Hospital Market Concentration Discussion-ctd

Austin (@afrakt) posted a FAQ on the effect of hospital market concentration on hospital prices last week. Avik Roy (@aviksaroy) also posted about this recently and Dan Diamond (@ddiamond) and Charles Ornstein (@charlesornstein) are tweeting with them about the influence of hospital/health care system aggregation on the health care system generally. They have generally been noting that health care systems/large hospital providers have far more market power than do health insurers.

In my neck of the woods, UNC Health Care System yesterday rejected a $750 Million hostile takeover bid from WakeMed, to purchase Rex Health care, a hospital and health care system based in Raleigh, N.C. The players are as follows:

  • UNC Health Care is the University of North Carolina at Chapel Hill’s health care system, whose flagship is UNC Hospitals. It is a state-owned system. There are massive budget cuts for the University this year, so the potential of a $750 Million cash infusion could be attractive.
  • WakeMed is a large hospital in Raleigh (N.C.), around 30 miles from UNC hospitals. Wake Medical Center is a large county hospital that is now the center of this large Not for Profit health care system known as WakeMed.
  • Rex Health Care is a Non Profit hospital and health system also in Raleigh, (N.C.) that UNC Health Care owns, and which WakeMed says UNC hospitals uses to unfairly compete with them. WakeMed wants to buy it from UNC.
  • Unmentioned in this story is the other massive player in this area, Duke University Health Care, that owns Duke Raleigh Hospital, another Non Profit hospital and health care system in Raleigh (N.C.). Duke also controls Durham Regional hospital and the hospital in the county immediately north of Durham county.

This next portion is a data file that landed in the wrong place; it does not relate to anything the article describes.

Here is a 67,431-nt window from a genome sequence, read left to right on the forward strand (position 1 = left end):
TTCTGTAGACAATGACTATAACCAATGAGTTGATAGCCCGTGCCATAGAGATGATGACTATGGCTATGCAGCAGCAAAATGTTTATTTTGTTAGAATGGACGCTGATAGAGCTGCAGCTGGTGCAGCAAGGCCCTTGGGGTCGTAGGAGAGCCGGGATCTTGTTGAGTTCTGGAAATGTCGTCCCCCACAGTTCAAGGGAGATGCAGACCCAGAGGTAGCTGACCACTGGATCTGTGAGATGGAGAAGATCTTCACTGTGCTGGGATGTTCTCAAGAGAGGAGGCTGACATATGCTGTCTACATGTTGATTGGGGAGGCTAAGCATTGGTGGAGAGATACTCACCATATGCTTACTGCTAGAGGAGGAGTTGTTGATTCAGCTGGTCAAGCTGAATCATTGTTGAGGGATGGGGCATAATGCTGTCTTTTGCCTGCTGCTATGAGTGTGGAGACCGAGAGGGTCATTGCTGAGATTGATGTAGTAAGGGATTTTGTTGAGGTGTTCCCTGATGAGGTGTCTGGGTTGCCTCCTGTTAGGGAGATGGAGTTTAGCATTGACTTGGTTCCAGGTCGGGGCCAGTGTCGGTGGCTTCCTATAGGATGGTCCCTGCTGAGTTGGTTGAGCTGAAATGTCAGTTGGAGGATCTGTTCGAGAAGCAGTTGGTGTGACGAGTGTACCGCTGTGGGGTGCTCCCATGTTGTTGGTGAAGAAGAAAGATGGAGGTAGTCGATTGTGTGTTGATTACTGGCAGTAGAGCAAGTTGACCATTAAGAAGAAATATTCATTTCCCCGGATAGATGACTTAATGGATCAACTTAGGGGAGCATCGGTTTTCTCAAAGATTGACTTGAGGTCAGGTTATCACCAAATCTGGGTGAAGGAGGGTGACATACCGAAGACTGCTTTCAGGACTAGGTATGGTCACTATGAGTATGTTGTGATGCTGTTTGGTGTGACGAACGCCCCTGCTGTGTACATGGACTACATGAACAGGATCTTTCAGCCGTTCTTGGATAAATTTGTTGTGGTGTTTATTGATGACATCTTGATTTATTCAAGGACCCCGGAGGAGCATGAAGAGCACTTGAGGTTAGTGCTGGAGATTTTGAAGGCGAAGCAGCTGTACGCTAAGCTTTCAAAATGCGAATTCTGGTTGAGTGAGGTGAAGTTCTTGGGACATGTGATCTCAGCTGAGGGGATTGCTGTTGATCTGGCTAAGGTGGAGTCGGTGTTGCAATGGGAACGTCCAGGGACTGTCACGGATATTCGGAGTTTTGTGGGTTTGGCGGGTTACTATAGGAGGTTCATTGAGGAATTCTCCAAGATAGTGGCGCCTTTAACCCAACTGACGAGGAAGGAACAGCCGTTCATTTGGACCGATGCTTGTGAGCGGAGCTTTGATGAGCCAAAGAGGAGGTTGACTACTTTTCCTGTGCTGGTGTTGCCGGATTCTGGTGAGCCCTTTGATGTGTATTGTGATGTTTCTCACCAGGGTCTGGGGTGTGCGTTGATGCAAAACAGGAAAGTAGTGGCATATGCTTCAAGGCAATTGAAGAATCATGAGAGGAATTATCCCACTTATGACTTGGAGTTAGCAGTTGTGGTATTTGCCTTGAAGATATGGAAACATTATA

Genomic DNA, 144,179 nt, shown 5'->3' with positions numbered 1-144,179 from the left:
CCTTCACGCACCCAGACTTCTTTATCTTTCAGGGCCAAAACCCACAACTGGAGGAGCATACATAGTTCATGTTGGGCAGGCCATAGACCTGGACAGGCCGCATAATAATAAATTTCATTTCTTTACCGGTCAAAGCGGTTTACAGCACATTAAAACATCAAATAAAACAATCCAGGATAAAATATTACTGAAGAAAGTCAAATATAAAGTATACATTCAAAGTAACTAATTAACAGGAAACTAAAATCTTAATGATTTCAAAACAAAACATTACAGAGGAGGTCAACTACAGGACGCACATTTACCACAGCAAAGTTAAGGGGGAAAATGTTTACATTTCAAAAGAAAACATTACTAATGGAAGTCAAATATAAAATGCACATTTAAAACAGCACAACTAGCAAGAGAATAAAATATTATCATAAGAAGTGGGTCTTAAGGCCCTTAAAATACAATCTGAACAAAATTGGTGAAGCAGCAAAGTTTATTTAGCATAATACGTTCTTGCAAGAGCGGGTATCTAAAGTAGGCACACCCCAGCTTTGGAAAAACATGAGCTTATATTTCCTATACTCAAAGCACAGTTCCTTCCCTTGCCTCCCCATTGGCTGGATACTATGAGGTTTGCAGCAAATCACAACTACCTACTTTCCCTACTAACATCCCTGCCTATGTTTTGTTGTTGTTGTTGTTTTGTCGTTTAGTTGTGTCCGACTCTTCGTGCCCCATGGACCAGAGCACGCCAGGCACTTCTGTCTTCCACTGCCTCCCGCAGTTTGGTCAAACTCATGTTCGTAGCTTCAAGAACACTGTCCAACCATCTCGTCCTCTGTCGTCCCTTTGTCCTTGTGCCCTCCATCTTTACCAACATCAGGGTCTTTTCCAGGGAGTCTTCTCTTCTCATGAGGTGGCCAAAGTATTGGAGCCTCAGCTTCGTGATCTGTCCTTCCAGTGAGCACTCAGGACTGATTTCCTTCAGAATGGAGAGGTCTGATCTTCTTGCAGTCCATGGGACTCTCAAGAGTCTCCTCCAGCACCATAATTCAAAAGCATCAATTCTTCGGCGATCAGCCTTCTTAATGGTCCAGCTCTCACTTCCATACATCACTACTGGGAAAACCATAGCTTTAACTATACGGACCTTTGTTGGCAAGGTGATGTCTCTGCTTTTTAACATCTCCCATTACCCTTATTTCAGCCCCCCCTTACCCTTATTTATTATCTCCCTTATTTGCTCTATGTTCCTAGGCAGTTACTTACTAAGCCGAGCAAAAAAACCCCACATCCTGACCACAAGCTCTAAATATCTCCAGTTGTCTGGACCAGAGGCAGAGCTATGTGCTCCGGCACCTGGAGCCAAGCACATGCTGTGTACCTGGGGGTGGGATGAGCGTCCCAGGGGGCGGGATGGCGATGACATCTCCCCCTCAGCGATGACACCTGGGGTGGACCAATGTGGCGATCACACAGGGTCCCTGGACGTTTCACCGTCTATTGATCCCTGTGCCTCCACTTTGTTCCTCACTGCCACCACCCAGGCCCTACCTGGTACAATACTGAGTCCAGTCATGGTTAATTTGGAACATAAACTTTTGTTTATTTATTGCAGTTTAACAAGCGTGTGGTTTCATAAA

At some level, everything around here is UNC v. Duke, be it basketball or health care. There has been tremendous aggregation of medical practices in Orange county (where UNC is located), Durham county (where Duke is located) and Wake county (where WakeMed, Rex, and Duke Raleigh) are located. Duke and UNC mostly have Durham and Orange counties locked up, and both have been competing for practices in Wake County as has WakeMed; the quickest way to gain power is to purchase a hospital and its affiliated physician practices.

One event that may have touched off or accelerated this attempt by WakeMed to challenge UNC’s power, was the announcement last winter of a pending joint venture between UNC Health Care and Blue Cross Blue Shield of NC, the largest private insurer in North Carolina (with around 70% of the market share) to directly provide health care in the Research Triangle area.

From where I sit, the only real long run provider system question in this area is whether the Research Triangle becomes UNC v. Duke only, or whether WakeMed is able to survive, thrive and grow to make it a three-way competition? How these sorts of questions play out in many local markets nationally will have a great impact on the health care system in the future.